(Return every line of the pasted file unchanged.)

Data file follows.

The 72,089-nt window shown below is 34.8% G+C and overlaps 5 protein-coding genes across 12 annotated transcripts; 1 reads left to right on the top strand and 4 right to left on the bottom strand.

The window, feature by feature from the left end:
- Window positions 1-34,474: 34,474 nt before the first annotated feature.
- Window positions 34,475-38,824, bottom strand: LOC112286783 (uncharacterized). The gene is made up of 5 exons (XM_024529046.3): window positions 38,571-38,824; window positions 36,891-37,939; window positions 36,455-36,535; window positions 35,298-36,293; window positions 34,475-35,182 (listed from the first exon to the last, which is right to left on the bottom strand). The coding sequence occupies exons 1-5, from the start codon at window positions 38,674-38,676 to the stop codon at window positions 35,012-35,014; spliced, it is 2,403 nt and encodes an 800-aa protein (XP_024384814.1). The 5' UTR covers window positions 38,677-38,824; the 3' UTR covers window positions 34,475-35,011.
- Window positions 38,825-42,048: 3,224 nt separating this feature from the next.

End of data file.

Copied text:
The 72,089-nt window shown below is 34.8% G+C and overlaps 5 protein-coding genes across 12 annotated transcripts; 1 reads left to right on the top strand and 4 right to left on the bottom strand.

The window, feature by feature from the left end:
- Window positions 1-34,474: 34,474 nt before the first annotated feature.
- Window positions 34,475-38,824, bottom strand: LOC112286783 (uncharacterized). The gene is made up of 5 exons (XM_024529046.3): window positions 38,571-38,824; window positions 36,891-37,939; window positions 36,455-36,535; window positions 35,298-36,293; window positions 34,475-35,182 (listed from the first exon to the last, which is right to left on the bottom strand). The coding sequence occupies exons 1-5, from the start codon at window positions 38,674-38,676 to the stop codon at window positions 35,012-35,014; spliced, it is 2,403 nt and encodes an 800-aa protein (XP_024384814.1). The 5' UTR covers window positions 38,677-38,824; the 3' UTR covers window positions 34,475-35,011.
- Window positions 38,825-42,048: 3,224 nt separating this feature from the next.